Unc Cece had it “half-right” on his Ni-Cad Battery answer recently published.
I used to manage a two-way radio shop. Now, as you can imagine, Ni-Cad batteries were very popular for the handheld radios, as you could simply recharge them instead of having to buy dry-cell or alkaline batteries. One of our biggest problems was “ni-cad memory.”
It would occur when a user would take his radio out of the charger, use it for 15-20 minutes or so, then put it back in the charger. Pretty soon the battery would have only 15-20 minutes of useful life left in it. I saw this happen more than once.
While I can not give you the “scientific” answer why this occurs, I can tell you it happens, and quite a bit. I had a Ni-Cad battery on a amatuer radio of mine, and with proper charge-discharge cycles, the battery lasted me 6 years! Not bad for a product that is designed to last 1 1/2 to 2 years!
There is one way of eliminating “memory effect” from Ni-Cad cells, and that is deliberate “overshock”, as we called it - the application of high voltage for a VERY short period of time, say 2 seconds or so. CAUTION!!! Do NOT try this unless you have a variable power supply, and TWO DVMs, one to monitor the power supply, the other the battery! This can result in explosion of the battery pack if the surge voltage is left on the pack too long!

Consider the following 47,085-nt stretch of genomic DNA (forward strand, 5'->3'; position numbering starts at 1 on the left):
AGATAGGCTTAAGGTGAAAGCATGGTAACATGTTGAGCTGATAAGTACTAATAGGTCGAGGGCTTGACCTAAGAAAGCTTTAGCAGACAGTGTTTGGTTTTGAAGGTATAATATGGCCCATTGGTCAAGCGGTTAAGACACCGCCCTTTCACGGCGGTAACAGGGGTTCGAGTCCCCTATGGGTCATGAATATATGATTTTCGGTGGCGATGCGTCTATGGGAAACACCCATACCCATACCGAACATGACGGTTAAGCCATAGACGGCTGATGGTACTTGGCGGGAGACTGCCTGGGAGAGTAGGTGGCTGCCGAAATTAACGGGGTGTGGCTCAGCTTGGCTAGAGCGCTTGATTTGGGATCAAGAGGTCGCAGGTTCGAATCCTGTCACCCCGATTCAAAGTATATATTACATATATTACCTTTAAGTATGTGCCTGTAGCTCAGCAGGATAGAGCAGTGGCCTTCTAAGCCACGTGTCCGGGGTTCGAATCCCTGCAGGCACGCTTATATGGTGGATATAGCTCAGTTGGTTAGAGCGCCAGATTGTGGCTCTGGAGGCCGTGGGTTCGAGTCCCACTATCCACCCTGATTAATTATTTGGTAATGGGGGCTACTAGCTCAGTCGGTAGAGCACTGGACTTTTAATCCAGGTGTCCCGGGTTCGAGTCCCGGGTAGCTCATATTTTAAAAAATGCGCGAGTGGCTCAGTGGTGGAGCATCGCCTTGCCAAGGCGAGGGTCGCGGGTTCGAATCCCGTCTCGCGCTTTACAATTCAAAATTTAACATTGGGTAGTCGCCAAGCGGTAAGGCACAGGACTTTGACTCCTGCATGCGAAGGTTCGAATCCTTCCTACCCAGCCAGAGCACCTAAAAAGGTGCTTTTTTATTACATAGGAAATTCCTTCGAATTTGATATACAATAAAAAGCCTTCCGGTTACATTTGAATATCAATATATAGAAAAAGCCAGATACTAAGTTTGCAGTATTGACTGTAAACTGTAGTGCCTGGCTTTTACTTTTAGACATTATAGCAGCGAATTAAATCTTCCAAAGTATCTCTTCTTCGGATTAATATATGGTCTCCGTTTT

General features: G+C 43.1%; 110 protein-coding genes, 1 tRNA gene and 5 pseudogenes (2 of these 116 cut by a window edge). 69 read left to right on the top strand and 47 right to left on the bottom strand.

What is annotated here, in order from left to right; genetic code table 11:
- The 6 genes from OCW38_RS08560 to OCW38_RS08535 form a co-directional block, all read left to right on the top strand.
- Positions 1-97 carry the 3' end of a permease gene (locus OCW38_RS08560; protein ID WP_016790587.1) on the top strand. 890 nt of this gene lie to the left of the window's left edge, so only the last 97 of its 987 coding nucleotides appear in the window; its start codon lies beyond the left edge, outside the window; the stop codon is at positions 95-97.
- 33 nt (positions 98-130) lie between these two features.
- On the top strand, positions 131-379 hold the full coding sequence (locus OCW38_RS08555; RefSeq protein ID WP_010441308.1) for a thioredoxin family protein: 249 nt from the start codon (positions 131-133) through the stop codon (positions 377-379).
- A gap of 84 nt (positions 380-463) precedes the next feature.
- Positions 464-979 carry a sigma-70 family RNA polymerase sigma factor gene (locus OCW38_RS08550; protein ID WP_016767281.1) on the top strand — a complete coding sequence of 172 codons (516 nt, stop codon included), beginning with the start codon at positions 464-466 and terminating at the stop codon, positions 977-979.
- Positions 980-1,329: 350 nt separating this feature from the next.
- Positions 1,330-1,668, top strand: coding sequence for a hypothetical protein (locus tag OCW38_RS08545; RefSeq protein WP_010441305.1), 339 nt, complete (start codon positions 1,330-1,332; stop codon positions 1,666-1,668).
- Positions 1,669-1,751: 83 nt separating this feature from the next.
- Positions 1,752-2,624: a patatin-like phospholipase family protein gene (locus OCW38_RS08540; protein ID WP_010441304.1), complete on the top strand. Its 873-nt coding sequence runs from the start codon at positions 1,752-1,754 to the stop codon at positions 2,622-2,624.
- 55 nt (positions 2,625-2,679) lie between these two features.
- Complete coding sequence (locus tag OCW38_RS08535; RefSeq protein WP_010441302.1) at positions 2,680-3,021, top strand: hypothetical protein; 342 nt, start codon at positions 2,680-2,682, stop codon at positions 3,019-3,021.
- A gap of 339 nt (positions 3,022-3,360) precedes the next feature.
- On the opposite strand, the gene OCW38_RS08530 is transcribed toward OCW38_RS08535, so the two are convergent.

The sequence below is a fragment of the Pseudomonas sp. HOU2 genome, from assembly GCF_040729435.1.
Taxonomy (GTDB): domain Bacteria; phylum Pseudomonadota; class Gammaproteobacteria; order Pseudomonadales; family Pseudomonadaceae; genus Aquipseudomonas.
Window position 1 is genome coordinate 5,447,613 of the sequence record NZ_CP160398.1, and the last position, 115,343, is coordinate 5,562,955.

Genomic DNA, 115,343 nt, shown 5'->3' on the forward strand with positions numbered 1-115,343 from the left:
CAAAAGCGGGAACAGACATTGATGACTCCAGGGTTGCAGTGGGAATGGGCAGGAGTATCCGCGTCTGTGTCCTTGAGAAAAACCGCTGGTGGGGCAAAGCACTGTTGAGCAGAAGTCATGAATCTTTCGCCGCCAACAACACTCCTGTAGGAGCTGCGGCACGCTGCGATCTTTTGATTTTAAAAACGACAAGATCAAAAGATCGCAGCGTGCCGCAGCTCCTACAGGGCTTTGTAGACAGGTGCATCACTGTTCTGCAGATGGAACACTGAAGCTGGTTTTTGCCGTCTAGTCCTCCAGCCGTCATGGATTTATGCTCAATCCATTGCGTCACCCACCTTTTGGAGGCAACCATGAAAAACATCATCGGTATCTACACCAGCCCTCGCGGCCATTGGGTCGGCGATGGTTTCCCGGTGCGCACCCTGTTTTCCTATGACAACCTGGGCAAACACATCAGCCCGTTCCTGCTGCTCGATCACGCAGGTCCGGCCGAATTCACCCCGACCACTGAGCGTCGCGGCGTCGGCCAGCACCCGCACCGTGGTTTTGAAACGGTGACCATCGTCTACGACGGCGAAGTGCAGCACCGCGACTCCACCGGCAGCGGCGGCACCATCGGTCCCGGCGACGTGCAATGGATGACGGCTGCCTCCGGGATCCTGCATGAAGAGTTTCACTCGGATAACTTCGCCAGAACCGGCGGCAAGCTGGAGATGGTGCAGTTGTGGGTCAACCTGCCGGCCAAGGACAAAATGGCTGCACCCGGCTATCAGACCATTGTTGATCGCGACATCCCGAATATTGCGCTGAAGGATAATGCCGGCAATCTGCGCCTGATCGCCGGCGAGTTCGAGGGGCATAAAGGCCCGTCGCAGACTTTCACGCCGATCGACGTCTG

Cece, you’re right in stating the voltage in the battery is still there underneath the “memory effect”, but aside from having a TRAINED TECHNICIAN perform the above on the battery pack, there is no way to access that stored votage underneath the memory effect.
There was a VERY informative article on Ni-Cad and Ni-MH (Nickel-Metal-Hydride) batteries in a recent issue of QST magazine, I invite you to visit the ARRL website at ww.arrl.org and do a search for Ni-Cad for the article. It explains the memory effect much better than I ever could.
Thanks and keep up the good work of informing the “unwashed masses”!
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